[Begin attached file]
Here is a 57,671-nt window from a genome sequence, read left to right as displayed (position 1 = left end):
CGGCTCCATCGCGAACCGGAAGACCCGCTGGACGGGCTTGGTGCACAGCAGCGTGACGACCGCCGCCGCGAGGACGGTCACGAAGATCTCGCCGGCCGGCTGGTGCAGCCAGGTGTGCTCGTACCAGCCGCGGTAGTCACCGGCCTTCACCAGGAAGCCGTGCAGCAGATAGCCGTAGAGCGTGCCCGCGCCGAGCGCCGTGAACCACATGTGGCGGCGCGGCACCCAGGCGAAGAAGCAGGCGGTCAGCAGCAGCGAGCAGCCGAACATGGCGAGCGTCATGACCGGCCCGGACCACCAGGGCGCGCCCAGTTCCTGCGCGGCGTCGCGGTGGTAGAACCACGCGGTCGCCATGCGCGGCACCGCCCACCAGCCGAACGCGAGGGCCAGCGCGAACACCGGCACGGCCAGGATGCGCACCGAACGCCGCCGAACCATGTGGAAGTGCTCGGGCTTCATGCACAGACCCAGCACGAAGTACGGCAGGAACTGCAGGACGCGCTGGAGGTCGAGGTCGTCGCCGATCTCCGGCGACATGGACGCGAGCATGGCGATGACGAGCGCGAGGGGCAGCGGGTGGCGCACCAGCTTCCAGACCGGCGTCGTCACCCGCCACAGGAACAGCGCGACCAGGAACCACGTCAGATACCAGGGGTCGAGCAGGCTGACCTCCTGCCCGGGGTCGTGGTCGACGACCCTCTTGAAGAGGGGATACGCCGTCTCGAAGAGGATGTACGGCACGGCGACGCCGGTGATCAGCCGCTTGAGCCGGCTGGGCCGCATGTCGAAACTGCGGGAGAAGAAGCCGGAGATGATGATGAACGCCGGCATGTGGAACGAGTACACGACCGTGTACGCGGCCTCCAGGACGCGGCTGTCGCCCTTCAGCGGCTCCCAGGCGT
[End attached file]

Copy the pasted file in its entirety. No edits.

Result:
Here is a 57,671-nt window from a genome sequence, read left to right as displayed (position 1 = left end):
CGGCTCCATCGCGAACCGGAAGACCCGCTGGACGGGCTTGGTGCACAGCAGCGTGACGACCGCCGCCGCGAGGACGGTCACGAAGATCTCGCCGGCCGGCTGGTGCAGCCAGGTGTGCTCGTACCAGCCGCGGTAGTCACCGGCCTTCACCAGGAAGCCGTGCAGCAGATAGCCGTAGAGCGTGCCCGCGCCGAGCGCCGTGAACCACATGTGGCGGCGCGGCACCCAGGCGAAGAAGCAGGCGGTCAGCAGCAGCGAGCAGCCGAACATGGCGAGCGTCATGACCGGCCCGGACCACCAGGGCGCGCCCAGTTCCTGCGCGGCGTCGCGGTGGTAGAACCACGCGGTCGCCATGCGCGGCACCGCCCACCAGCCGAACGCGAGGGCCAGCGCGAACACCGGCACGGCCAGGATGCGCACCGAACGCCGCCGAACCATGTGGAAGTGCTCGGGCTTCATGCACAGACCCAGCACGAAGTACGGCAGGAACTGCAGGACGCGCTGGAGGTCGAGGTCGTCGCCGATCTCCGGCGACATGGACGCGAGCATGGCGATGACGAGCGCGAGGGGCAGCGGGTGGCGCACCAGCTTCCAGACCGGCGTCGTCACCCGCCACAGGAACAGCGCGACCAGGAACCACGTCAGATACCAGGGGTCGAGCAGGCTGACCTCCTGCCCGGGGTCGTGGTCGACGACCCTCTTGAAGAGGGGATACGCCGTCTCGAAGAGGATGTACGGCACGGCGACGCCGGTGATCAGCCGCTTGAGCCGGCTGGGCCGCATGTCGAAACTGCGGGAGAAGAAGCCGGAGATGATGATGAACGCCGGCATGTGGAACGAGTACACGACCGTGTACGCGGCCTCCAGGACGCGGCTGTCGCCCTTCAGCGGCTCCCAGGCGT